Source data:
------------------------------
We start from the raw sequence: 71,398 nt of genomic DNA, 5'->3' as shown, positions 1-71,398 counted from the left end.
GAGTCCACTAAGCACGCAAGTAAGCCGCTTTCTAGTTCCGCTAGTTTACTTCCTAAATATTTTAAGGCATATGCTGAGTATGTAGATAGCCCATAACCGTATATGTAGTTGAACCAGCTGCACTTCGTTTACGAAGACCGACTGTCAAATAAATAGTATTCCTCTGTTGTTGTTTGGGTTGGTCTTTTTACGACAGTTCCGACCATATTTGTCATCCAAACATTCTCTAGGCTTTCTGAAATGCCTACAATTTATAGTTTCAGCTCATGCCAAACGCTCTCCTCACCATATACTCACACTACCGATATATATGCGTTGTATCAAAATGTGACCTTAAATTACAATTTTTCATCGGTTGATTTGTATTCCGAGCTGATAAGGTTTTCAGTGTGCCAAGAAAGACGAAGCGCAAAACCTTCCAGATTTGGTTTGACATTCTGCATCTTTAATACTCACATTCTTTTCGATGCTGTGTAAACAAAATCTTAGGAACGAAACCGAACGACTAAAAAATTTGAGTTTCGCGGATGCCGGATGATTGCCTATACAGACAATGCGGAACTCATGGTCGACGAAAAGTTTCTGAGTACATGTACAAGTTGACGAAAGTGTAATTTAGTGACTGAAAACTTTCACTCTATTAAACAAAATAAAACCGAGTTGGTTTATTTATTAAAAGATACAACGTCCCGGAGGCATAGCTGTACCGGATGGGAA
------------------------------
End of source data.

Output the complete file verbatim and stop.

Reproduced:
We start from the raw sequence: 71,398 nt of genomic DNA, 5'->3' as shown, positions 1-71,398 counted from the left end.
GAGTCCACTAAGCACGCAAGTAAGCCGCTTTCTAGTTCCGCTAGTTTACTTCCTAAATATTTTAAGGCATATGCTGAGTATGTAGATAGCCCATAACCGTATATGTAGTTGAACCAGCTGCACTTCGTTTACGAAGACCGACTGTCAAATAAATAGTATTCCTCTGTTGTTGTTTGGGTTGGTCTTTTTACGACAGTTCCGACCATATTTGTCATCCAAACATTCTCTAGGCTTTCTGAAATGCCTACAATTTATAGTTTCAGCTCATGCCAAACGCTCTCCTCACCATATACTCACACTACCGATATATATGCGTTGTATCAAAATGTGACCTTAAATTACAATTTTTCATCGGTTGATTTGTATTCCGAGCTGATAAGGTTTTCAGTGTGCCAAGAAAGACGAAGCGCAAAACCTTCCAGATTTGGTTTGACATTCTGCATCTTTAATACTCACATTCTTTTCGATGCTGTGTAAACAAAATCTTAGGAACGAAACCGAACGACTAAAAAATTTGAGTTTCGCGGATGCCGGATGATTGCCTATACAGACAATGCGGAACTCATGGTCGACGAAAAGTTTCTGAGTACATGTACAAGTTGACGAAAGTGTAATTTAGTGACTGAAAACTTTCACTCTATTAAACAAAATAAAACCGAGTTGGTTTATTTATTAAAAGATACAACGTCCCGGAGGCATAGCTGTACCGGATGGGAA